It's almost impossible to keep up with all the diets coming in and out of the spotlight. Add to that the emergence of Instagram and YouTube healthy eating 'gurus' and it can be even harder to distinguish between informed nutritional advice and fad diets. Here are 11 key questions to help you determine if a weight loss plan is right for you, whether it might be effective and, more importantly, whether it's safe for you to follow.


1. Are you ready to start your weight loss journey?

It’s important to set yourself up for success. If you're not in the right frame of mind or you have too many conflicting demands on your time and attention, now is probably not the right time to go on a diet. Acknowledge this, and allow yourself the space and time to prepare for when the time is right.

2. Is the weight loss plan scientifically sound?

This is one of the hardest questions to answer. Looking into the background and qualifications of the person behind the diet might give you some indication as to its legitimacy, but sometimes the answer isn’t clear cut. Even plans developed by trained medical professionals are not without their critics – Atkins was formulated by an American cardiologist, yet received a huge amount of criticism.

If you want guidance and reassurance that you're following a well-balanced plan, seek the help of a professional, such as a registered dietitian.

3. Is the weight loss plan safe?

Just because friends or family have had success with a particular diet doesn't mean it is right for you. Check with your GP before starting a weight loss plan – this is especially relevant if you have a diagnosed medical condition, including diabetes or a history of eating disorders.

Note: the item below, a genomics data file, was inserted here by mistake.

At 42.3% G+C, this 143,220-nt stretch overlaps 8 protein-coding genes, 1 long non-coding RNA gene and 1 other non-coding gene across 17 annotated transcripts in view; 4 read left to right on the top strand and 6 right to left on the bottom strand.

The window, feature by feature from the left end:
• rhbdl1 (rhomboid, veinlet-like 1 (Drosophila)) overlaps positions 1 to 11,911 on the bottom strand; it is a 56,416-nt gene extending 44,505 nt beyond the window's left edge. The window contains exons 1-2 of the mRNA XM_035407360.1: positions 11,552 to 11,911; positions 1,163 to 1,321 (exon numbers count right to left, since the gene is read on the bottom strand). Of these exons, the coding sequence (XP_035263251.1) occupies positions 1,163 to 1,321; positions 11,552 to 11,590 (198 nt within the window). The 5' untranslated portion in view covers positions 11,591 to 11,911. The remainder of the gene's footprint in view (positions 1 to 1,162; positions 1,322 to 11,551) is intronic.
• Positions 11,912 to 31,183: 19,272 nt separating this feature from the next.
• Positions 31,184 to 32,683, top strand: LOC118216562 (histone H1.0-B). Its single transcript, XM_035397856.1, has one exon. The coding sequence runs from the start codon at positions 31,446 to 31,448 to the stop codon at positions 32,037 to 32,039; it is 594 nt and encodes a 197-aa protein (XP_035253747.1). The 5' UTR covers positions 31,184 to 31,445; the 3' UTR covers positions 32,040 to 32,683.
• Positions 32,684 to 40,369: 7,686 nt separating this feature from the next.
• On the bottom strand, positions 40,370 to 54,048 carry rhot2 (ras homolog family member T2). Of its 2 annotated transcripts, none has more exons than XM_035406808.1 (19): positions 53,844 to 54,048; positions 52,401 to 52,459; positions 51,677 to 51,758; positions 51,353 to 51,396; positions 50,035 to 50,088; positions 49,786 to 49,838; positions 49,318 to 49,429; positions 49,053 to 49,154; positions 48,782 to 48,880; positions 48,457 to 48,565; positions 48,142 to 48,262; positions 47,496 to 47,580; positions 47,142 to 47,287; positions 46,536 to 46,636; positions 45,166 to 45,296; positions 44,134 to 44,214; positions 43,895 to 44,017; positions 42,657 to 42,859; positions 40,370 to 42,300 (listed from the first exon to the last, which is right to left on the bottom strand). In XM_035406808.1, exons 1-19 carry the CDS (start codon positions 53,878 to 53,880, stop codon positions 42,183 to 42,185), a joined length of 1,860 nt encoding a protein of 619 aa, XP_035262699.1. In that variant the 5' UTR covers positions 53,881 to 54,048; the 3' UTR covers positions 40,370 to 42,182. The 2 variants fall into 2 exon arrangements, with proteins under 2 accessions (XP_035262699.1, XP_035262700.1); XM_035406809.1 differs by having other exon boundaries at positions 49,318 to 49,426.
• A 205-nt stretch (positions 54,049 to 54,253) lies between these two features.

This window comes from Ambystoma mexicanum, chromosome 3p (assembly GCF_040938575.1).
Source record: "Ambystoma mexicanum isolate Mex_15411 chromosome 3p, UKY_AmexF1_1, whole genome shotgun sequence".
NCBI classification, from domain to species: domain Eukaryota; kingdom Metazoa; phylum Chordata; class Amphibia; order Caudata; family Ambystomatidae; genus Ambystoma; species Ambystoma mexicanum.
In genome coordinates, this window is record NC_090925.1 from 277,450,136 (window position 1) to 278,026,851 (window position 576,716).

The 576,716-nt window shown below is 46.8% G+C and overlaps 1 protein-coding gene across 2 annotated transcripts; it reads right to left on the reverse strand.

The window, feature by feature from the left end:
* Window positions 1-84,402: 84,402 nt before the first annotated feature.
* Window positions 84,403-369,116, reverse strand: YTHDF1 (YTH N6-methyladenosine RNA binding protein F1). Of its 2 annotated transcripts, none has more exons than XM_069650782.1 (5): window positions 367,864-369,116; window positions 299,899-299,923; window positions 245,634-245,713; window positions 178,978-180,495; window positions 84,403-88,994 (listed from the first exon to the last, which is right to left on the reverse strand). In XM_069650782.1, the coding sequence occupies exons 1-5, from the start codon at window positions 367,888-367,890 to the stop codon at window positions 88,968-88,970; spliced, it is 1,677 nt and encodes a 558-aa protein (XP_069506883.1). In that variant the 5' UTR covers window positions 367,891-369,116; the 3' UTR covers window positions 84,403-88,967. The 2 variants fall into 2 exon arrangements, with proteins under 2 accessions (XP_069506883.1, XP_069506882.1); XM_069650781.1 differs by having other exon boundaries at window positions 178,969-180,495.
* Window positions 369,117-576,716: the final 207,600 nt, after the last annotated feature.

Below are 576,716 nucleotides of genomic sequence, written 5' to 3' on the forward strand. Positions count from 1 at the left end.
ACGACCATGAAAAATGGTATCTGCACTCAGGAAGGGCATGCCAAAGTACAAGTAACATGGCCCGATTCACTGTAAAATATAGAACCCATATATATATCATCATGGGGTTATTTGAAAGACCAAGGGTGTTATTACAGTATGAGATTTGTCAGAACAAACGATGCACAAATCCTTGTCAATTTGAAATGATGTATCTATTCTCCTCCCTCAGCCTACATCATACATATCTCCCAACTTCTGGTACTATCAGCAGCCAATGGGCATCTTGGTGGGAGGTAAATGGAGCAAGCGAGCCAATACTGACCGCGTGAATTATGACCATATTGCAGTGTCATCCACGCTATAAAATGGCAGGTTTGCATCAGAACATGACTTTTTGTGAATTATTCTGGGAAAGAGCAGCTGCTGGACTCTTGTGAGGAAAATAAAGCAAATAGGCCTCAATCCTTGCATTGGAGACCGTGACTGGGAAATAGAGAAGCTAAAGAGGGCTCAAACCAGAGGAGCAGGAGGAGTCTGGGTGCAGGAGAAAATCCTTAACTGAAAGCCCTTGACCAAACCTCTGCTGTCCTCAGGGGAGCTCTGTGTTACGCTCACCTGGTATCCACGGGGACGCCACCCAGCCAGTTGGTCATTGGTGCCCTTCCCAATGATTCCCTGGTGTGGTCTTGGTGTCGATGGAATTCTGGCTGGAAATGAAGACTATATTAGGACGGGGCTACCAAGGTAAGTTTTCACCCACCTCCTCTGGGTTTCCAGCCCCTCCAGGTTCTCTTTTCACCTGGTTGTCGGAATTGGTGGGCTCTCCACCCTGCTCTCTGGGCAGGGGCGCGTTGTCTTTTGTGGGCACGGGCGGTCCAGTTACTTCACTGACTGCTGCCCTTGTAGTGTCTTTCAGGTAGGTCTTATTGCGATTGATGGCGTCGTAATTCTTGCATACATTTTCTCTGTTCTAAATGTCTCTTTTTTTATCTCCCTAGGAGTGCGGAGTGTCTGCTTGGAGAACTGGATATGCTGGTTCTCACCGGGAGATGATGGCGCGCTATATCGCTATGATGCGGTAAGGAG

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Children, teenagers, the elderly and pregnant women have special nutritional requirements, and should not follow a restrictive eating plan unless they are under the supervision of a medical professional.

4. Does the diet provide enough calories?

As science advances, we’re beginning to appreciate that the theory of ‘calories in and calories out’ may be an oversimplification of the way our body uses energy. Like most processes in the body, energy use, expenditure and storage are tightly controlled. This means the body strives to maintain a constant store of energy, so when it detects a calorie shortfall it compensates by reducing the energy it uses, effectively slowing your metabolism. This maintains your energy stores at a fairly constant level and results in no more weight loss.

The best way to approach this is to understand your calorie needs. The average requirements for moderately active adults are 2,500 kcals for men and 2,000 kcals for women each day. When we go on a diet, we reduce our energy intake and create a calorie deficit – how you determine this figure is important because you need to eat enough calories to maintain your metabolic rate and continue your weight loss

A general guide is to aim for fat loss of about 1-2lb (0.5-1kg) per week. To achieve this, it's suggested you create a deficit of about 500 calories a day. The best way to track your calorie intake is to use a nutrition app – this will help you understand exactly how much as well as what and when you're eating and drinking.

Once you have this information, you can assess what your weight loss calorie needs are and identify where you might be able to reduce them.

5. Is the weight loss plan balanced?

Diets that encourage cutting out or severely restricting entire food groups or macronutrients, such as carbs, are likely to be unbalanced and difficult to stick to. Any diet that promotes eating mainly one type of food (such as the cabbage soup diet) may also put you at risk of nutritional deficiencies. These diets are short-term and do not offer a long-term solution for weight management.

Read our advice on eating a balanced diet.